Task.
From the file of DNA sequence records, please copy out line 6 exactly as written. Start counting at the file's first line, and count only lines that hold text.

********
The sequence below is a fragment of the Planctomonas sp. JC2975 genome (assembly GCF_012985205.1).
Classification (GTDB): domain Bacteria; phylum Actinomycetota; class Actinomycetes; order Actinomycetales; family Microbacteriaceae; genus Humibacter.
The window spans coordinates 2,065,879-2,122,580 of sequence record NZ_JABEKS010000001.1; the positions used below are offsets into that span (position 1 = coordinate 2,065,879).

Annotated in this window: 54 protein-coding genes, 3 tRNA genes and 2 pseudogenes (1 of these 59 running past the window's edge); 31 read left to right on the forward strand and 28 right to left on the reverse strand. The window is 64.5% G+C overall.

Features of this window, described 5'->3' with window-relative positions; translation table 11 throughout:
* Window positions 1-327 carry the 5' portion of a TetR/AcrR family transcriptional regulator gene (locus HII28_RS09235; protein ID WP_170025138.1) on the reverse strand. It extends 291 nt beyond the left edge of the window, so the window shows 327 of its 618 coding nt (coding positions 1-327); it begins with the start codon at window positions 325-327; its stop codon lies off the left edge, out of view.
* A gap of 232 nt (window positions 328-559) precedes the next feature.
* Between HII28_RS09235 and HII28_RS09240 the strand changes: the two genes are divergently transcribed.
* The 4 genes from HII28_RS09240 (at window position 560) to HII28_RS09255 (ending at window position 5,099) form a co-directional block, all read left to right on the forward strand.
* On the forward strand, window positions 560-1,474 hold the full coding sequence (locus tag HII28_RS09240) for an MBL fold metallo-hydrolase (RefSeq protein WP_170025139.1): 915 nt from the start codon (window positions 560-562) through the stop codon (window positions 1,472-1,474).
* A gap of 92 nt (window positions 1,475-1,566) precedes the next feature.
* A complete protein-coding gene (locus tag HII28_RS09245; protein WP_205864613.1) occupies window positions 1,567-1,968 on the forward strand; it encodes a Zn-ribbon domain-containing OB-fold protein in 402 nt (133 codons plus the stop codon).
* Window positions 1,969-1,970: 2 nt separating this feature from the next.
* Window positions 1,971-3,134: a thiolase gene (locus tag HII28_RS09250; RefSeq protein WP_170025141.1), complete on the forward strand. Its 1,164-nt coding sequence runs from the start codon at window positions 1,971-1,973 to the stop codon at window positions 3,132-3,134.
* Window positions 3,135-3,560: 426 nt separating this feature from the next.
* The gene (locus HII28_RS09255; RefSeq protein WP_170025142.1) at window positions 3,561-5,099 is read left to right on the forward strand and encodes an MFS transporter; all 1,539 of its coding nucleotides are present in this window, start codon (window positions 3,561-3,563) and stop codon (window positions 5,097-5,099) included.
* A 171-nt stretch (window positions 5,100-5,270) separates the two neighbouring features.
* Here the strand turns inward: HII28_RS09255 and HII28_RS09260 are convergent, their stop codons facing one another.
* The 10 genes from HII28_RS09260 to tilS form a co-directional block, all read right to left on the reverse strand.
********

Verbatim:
* Window positions 1-327 carry the 5' portion of a TetR/AcrR family transcriptional regulator gene (locus HII28_RS09235; protein ID WP_170025138.1) on the reverse strand. It extends 291 nt beyond the left edge of the window, so the window shows 327 of its 618 coding nt (coding positions 1-327); it begins with the start codon at window positions 325-327; its stop codon lies off the left edge, out of view.